It’s also not difficult to find reactions which, rather than cynically appropriating the cause of human rights, instead downplay the very real atrocities committed by Castro’s governments. George Galloway’s impassioned tribute to “one of the greatest human beings… who ever walked buy cheap doxycycline online this earth” seemed rather too keen to gloss over the reality that Castro was, like every human being, flawed, and that when any one person is invested with such authority as Castro was, these flaws inevitably cause immense hardship for some others. Thus there can be no glossing over the authoritarian nature of the Castro regime and its wrongdoings. Ken Livingstone’s reaction, with its somewhat glib reference to Castro being “initially… not very good on lesbian and gay rights”, is guilty of this. Jeremy Corbyn’s statement has also faced criticism on similar grounds. My impression in this instance, however, is that Corbyn’s brief remarks, while making evident his admiration, do not amount to a Galloway-esque hagiography.
My personal view is that Castro deserves respect, if not reverence, for his remarkable success in establishing Cuba as an anti-imperialist bulwark on the United States’ doorstep. Castro’s achievements in improving healthcare and literacy standards amongst the Cuban population are well documented, as are the Cuban government’s exemplary efforts regarding its provision of international medical aid and its support for anti-apartheid movements in Southern Africa at a time long before most Western governments discovered any sense of moral duty regarding the matter. Castro’s successes, moreover, were achieved despite fierce antipathy from the world’s only superpower, a hostility expressed most consequentially by the debilitating 57-year-old commercial, economic and financial embargo. A glance at the tortured recent histories of Honduras and Haiti, meanwhile, gives us a hint of what a non-revolutionary Cuba may look like today, given the overwhelmingly malign effects of American influence in a part of the world which American capital has generally regarded as its to plunder.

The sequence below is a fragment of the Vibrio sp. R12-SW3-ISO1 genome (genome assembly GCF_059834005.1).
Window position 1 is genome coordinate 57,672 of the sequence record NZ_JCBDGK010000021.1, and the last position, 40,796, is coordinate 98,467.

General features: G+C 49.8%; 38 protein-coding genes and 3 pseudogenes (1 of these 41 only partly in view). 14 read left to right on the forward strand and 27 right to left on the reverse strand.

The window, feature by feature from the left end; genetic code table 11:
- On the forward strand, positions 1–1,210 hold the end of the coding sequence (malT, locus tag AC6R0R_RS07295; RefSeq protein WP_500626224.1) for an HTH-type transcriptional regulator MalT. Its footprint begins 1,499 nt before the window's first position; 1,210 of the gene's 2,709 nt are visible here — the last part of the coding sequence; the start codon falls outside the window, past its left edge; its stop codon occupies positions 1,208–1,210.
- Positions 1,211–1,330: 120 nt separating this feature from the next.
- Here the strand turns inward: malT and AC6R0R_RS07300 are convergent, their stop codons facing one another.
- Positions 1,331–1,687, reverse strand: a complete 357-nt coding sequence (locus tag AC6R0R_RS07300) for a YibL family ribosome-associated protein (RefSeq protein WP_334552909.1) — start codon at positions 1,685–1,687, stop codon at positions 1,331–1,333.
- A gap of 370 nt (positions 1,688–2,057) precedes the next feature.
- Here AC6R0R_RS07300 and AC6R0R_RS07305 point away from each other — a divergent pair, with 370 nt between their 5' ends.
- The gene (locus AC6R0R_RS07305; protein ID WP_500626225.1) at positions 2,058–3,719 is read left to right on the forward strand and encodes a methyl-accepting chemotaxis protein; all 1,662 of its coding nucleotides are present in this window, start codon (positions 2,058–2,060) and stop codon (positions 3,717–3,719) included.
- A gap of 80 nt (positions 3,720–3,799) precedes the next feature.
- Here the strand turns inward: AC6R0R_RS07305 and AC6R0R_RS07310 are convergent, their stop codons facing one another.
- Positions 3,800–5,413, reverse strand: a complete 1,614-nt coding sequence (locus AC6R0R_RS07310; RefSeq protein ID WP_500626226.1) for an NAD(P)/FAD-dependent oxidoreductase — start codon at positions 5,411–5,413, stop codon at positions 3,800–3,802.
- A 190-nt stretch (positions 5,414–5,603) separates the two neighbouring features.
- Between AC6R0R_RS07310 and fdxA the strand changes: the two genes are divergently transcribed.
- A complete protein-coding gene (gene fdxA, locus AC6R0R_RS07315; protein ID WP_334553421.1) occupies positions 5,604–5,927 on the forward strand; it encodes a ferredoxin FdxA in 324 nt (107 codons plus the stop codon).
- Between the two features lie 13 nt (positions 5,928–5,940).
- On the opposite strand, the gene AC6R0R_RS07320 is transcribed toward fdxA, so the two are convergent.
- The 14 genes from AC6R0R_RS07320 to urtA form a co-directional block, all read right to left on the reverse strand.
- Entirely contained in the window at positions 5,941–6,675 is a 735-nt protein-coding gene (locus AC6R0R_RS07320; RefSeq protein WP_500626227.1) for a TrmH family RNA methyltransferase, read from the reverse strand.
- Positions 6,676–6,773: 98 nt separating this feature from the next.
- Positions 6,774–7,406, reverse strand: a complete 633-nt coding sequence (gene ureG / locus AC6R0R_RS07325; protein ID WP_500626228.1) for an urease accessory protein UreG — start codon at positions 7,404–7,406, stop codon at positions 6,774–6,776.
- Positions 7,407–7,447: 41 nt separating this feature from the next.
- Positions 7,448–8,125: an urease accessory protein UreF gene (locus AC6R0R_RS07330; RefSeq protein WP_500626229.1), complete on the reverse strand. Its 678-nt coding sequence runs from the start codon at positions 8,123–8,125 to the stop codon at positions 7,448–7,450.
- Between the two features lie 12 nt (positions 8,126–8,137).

But none of this exonerates Castro for his faults. As put by Human Rights Watch, Cuba’s economic and social advances under Castro were simply “never matched in terms of respect for civil and political rights”, the state of which have remained arguably as dismal as under the preceding Batista regime. Political repression is horrific and inexcusable wherever it takes place, and people did indeed suffer, often violently, for their views in the Cuba of Castro. The forced deposition of ‘undesirables’ such as gay people and Jehovah’s Witnesses into labour camps in the 1960s stands out as a particularly abominable episode, one which even Castro himself later expressed regret for.
My overall opinion of Castro errs on the positive side. His success – often against great odds – in improving the lives of the Cuban people in social, economic and cultural terms, combined with his internationalist and solidaristic outlook, mean that depictions of Castro as just another malign tyrant simply do not ring true for me. On the other hand, his authoritarian nature and the repressive character of his regime make it impossible for me to view him in purely heroic terms. Regardless, what I’ve written here has only been my reaction to various other reactions to Castro’s passing. Of course, your reaction to my reaction to these reactions may be one of disagreement, or of anger, or indeed of vigorous assent. Such intricacies amount, in their own way, to a fitting tribute to a legacy as complex, as heroic and as malevolent as that of Fidel Castro.